Victorian Murder Mystery
On Amazon UK HERE
On Amazon.com HERE
I was looking forward to this book being published, and I loved it so much I want to give it six stars; I shall have to make do with five big shiny gold ones instead!
First, the basic plot. Dashing bounder Mark Hawksley is busy enticing the gullible moneyed of London into investing into his diamond mine. A pornography loving, wife betraying solicitor (the thin, grey haired Frederick Undershaft, marvellous name!) narrowly escapes being poisoned by some arsenic laden cakes. The sharp-witted, sexy and ambitious Belinda Kite takes up a position as ladies' companion to the dreary Grizelda Bulstrode, sister of 'bluff, no-nonsense northerner' Josiah.
The plot is expertly worked, with many threads and red herrings, though in some ways it actually comes second to the descriptive passages and crystal clear characterisation.
I love Carol Hedges' portrayal of atmosphere, from the chill of a Victorian London winter: "Wind batters the city, rattling the windows and inn-signs, whipping up the Thames into a white-capped rage".... "A foggy morning in London...the river an oozing stinking miasma of low-tide mud. Grimy pavements. No shade lighter than slate grey. Hoofbeats hollow in the fog" ...
....and her gift for conveying exactly what a character is like in just a sentence or two: "..a red mouth, determined chin and hair the colour of falling Autumn" (Belinda Kite, my favourite character!). Or "The young lady reminds Belinda of a watercolour painting done by someone who had not much colour but a lot of water, giving off the impression of not only being colourless, but rather damp." That was Grizelda Bulstrode, who, when eating breakfast "conveys tiny squares of buttered toast into her mouth with the cautious apprehension of one posting letters." Or the street urchins: "Average age in years: about eleven. Average age in cynicism and malevolent evil: about one hundred and thirty-five".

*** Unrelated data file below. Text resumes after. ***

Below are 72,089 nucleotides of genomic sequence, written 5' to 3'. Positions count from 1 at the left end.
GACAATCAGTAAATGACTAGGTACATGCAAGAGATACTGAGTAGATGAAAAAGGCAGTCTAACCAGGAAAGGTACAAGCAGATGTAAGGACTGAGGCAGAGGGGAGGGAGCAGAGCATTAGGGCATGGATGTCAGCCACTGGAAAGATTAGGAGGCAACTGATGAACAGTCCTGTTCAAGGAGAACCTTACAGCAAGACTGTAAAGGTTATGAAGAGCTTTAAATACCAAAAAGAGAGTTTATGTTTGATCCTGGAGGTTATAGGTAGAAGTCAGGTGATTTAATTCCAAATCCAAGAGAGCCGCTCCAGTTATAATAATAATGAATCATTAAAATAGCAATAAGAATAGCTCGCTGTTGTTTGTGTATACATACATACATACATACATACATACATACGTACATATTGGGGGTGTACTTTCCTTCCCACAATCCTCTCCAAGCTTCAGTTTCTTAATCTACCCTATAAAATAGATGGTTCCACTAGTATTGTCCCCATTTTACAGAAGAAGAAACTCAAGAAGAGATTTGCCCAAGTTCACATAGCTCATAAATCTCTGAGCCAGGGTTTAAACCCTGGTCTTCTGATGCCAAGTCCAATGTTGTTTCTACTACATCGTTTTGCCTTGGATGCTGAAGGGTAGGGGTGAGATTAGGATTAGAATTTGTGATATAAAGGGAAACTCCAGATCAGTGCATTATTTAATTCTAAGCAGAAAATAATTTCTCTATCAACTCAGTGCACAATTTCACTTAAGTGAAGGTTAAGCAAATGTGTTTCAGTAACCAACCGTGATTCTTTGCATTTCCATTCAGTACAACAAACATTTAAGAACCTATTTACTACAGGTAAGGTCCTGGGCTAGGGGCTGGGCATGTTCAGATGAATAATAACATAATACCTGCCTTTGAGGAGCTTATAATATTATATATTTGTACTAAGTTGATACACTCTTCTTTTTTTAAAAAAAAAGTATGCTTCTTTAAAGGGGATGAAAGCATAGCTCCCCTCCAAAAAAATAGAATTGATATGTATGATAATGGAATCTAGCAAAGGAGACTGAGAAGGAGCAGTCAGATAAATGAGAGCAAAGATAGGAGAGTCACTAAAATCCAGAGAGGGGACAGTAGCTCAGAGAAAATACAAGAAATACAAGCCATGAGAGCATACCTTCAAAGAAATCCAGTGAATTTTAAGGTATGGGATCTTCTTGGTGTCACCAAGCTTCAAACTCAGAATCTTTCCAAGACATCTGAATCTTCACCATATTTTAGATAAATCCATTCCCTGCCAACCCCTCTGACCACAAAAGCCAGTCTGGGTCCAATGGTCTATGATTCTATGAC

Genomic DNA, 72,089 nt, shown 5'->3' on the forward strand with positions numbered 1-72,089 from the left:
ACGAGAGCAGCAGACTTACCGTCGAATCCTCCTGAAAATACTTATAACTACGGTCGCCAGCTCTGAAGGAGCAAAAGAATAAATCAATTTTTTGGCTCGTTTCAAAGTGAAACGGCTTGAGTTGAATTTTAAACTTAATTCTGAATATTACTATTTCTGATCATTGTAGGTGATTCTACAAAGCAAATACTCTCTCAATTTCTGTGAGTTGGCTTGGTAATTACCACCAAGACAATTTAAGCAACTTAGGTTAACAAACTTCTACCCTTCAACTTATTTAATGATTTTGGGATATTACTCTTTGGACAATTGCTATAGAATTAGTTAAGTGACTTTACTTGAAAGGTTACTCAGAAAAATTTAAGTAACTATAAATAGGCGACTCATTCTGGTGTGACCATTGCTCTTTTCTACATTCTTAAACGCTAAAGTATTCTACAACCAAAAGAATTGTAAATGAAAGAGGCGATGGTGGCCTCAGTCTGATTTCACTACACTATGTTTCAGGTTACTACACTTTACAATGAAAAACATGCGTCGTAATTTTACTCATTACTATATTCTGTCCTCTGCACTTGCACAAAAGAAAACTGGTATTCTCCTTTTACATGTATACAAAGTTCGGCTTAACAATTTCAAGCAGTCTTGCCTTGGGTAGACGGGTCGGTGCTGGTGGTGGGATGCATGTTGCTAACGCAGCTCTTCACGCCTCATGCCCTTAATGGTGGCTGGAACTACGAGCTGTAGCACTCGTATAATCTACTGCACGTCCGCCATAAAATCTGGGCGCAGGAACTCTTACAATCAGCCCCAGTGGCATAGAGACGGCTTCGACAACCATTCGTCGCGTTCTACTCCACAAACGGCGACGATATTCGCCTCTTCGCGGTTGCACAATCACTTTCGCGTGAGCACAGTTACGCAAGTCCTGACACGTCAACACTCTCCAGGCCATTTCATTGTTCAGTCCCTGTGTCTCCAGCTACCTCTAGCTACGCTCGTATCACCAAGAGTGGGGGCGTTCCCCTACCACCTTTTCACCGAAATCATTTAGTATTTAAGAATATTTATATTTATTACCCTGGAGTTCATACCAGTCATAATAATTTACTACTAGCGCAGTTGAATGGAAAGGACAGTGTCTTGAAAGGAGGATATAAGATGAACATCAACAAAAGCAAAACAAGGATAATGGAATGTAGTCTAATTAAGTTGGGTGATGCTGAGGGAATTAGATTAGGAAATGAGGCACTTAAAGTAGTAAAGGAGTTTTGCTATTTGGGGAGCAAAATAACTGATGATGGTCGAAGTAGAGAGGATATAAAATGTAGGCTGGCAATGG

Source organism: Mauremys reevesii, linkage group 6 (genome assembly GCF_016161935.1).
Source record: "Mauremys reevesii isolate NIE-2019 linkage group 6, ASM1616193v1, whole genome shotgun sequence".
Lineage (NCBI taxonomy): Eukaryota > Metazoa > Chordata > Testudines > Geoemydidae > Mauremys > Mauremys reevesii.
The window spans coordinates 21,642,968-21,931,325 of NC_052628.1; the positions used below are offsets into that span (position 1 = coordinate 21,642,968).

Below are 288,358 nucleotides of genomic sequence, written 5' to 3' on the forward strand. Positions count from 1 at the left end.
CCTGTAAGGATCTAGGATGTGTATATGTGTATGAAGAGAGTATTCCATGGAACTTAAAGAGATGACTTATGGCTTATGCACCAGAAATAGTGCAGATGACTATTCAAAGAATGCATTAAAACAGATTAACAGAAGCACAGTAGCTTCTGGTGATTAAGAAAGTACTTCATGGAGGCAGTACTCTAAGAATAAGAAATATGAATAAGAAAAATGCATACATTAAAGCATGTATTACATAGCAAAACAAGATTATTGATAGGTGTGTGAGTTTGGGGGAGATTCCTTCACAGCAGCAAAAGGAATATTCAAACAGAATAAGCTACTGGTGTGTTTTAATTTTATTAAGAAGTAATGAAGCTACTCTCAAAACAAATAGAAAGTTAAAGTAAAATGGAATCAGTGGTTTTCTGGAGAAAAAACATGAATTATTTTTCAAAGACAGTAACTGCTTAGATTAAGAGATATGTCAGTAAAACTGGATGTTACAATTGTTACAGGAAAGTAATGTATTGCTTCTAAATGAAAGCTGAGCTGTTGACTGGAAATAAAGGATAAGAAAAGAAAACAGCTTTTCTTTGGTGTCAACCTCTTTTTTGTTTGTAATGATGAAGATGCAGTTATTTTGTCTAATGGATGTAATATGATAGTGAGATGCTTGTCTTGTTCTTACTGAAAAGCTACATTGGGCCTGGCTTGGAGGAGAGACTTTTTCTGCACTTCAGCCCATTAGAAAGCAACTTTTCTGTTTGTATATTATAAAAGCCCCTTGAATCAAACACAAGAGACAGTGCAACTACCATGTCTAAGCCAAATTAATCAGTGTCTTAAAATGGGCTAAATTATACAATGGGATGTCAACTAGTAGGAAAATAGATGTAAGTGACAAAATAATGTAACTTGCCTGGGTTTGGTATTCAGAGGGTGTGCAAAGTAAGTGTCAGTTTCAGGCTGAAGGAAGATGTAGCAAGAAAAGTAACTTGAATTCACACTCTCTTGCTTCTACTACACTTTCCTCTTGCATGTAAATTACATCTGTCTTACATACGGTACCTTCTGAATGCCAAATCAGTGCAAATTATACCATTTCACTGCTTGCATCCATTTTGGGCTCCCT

At the forefront of all crime solving is the Victorian version of Reagan and Carter of the Sweeney: Detectives Stride and Cully: "...whereas some people could say things in a cutting way, Stride could listen in a cutting way. Stride could make something sound stupid just by hearing it". Okay, no more quotes (apart from Stride's observation about many of the reports on his desk: "Most of this stuff isn't for reading, it's for having been written.") I highlighted so many terrific lines and passages; perhaps the best I can do is just to advise you to buy and read this immediately!
This is the third in the series, but they're all complete stand alones. There are references to events in the previous books but it's not necessary to read them first. This is my favourite of the three.
I read some passages several times to enjoy them all over again, there's not one single boring bit. It's so well researched, too; I wonder if Ms Hedges actually time-travelled to discover those dark, dangerous alleyways herself! Best way to read it? Sitting up in bed with lots of pillows, in a warm room with coffee, tea and possibly cakes, it's a delightfully 'cosy' book.
To sum up: a work of art :)
DIAMONDS & DUST by Carol Hedges reviewed HERE
HONOUR & OBEY by Carol Hedges reviewed HERE